Mariana Oncology’s Radiopharm Platform Acquired By Novartis

Posted May 6th, 2024 in Exits IPOs M&As, Leadership, Portfolio news, Talent | Leave a comment

Novartis recently announced the acquisition of Mariana Oncology, an emerging biotech focused on advancing a radioligand therapeutics platform, for up to $1.75 billion in upfronts and future milestones.

The capstone of its three short years of operations, this acquisition represents the second largest preclinical M&A deal in history, and the largest ever completed by Novartis.  It also represents a shift in radioligand therapy deal activity: a true platform acquisition, rather than one focused on a late-stage asset.

Mariana’s acquisition and the incredibly exciting radioligand therapy (RLT) space has been covered extensively elsewhere (here, here, here), but we thought sharing a few of the key people-related themes worthwhile.

This deal reinforces the oft-cited axiom in venture investing that finding and backing great teams is critical to success, and a big part of that is leveraging deep relationships across the ecosystem.

Let’s start with CEO-Founder Simon Read, who has now joined that rarefied air of serial entrepreneurs who’ve successfully had more than just a lucky billion dollar singleton; Simon was the CSO at Ra Pharma, which was acquired for $2.5B by UCB Pharma back in October 2019 (here). We had Simon on our “PeopleFlow” list immediately following that acquisition, and by the end of 2019 we were actively recruiting him. Fortunately for Atlas, he started as an Entrepreneur-in-Residence (EIR) in the spring. In fact, Simon was one of our first “virtual EIRs” to start during the early days of the COVID lockdown. For the initial six months or so, Simon worked across multiple Atlas companies, including advising Vigil, Q32, Third Harmonic, and others.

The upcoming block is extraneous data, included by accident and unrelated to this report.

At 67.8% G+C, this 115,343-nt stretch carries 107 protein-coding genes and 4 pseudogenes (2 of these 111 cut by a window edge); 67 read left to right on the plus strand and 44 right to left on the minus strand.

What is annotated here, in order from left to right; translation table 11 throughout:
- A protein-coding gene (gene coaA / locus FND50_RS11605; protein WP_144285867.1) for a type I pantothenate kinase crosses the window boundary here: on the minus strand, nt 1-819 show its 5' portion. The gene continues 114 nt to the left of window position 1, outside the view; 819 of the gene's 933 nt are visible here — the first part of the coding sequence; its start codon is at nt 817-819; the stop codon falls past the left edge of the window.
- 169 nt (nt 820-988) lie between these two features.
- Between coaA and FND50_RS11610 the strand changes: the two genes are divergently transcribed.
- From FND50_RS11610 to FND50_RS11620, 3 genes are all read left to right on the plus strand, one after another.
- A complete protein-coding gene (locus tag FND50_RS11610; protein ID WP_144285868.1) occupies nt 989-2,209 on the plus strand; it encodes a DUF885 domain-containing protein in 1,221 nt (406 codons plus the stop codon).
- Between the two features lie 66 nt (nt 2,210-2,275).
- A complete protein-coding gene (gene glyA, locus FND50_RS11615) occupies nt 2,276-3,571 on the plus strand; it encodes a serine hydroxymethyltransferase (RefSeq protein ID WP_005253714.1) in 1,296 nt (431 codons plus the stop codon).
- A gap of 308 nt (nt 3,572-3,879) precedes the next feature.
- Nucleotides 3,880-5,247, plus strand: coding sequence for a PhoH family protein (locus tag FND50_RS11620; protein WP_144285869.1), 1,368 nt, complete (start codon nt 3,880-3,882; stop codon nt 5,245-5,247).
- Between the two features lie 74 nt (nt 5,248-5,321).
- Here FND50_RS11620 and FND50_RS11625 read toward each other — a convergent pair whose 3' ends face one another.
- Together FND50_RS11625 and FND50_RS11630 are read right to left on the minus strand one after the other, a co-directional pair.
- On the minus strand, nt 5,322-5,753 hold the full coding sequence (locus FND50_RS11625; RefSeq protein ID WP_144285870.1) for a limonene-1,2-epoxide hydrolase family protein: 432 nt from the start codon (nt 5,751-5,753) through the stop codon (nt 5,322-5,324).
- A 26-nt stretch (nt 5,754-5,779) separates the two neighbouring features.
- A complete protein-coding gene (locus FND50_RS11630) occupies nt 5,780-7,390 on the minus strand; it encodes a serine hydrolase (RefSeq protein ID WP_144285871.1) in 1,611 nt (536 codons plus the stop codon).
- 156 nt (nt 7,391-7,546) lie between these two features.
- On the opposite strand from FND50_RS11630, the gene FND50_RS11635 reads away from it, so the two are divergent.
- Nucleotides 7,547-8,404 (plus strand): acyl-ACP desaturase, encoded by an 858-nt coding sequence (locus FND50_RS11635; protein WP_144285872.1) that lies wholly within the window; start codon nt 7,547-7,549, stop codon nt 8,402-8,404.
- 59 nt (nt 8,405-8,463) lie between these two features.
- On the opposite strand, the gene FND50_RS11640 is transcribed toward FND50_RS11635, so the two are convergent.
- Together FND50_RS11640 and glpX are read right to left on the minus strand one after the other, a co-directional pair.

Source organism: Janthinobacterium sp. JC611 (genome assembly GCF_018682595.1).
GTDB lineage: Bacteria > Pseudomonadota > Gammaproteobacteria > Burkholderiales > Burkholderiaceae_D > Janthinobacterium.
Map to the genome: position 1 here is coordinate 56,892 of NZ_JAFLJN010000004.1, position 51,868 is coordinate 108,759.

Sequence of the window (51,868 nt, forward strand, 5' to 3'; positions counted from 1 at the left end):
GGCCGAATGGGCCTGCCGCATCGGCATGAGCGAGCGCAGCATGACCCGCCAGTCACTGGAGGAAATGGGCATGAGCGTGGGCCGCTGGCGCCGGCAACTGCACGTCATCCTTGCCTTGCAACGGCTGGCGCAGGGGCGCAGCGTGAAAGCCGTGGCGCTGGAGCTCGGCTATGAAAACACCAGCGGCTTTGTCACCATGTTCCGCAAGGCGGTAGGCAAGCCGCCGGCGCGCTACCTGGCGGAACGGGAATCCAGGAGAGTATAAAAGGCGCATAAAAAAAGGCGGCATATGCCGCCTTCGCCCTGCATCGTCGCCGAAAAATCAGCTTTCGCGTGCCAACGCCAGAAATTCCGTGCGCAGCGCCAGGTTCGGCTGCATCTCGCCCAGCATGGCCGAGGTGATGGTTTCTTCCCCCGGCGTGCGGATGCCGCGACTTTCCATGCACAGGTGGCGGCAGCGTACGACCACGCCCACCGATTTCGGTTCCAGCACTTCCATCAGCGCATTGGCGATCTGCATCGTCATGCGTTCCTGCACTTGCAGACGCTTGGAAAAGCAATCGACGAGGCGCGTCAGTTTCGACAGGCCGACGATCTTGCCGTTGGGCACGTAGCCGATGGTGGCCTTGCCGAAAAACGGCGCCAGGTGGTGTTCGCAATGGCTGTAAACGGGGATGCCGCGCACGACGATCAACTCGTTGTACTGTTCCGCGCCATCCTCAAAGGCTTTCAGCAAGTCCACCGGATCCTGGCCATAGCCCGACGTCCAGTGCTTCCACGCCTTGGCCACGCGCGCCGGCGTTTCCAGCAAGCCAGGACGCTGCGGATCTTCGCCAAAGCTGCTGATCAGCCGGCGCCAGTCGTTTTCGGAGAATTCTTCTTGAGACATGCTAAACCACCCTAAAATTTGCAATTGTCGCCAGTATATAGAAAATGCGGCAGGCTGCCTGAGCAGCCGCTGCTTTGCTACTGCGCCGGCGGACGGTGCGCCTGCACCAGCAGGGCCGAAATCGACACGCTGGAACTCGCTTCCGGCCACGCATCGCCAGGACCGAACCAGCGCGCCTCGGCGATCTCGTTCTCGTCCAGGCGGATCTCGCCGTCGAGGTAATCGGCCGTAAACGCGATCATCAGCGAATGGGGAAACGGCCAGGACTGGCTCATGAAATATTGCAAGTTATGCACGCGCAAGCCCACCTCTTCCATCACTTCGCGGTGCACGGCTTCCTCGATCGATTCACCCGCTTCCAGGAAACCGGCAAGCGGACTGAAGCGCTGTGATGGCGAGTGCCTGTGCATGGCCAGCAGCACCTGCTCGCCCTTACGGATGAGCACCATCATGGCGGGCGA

In the fall of 2020, Simon began working closely with my partner Kevin Bitterman and Atlas’ Jernej Godec, who spent the prior year beginning to formulate a thesis around radiopharmaceuticals, an effort termed “Project Curie”.  A critical component of this thesis had become the belief that low molecular weight ligands, such as macrocyclic peptides like those Simon had helped discover and develop at Ra, would be a key enabler of radioligand pharmacology.  Simon was quick to recognize the potential opportunity in this space and began working to strengthen and refine the nascent strategy. To support the effort, we also brought on Sandy Mong from BridgeBio to work as an EIR with Simon on the project.  The final startup pitch to the partnership was in April 2021, and Project Curie was seeded on May 3, 2021 – propitious timing, as it was exactly 3 years to the day that Novartis closed its acquisition of the company.

Initially, we partnered with Dan Becker and Christine Borowski of Access Industries (with whom we’ve done several deals with) on fleshing out the plans for the seed investment, both of whom were exceptional partners in helping pull it all together.  In particular, Christine and Jernej were an invaluable duo for Simon to lean on, in part because they had previously worked together at Appletree. They were both instrumental in the founding of the company and its early plans, especially during the 18+ months that Curie/Mariana incubated in the Atlas offices from mid-2021 until February 2022.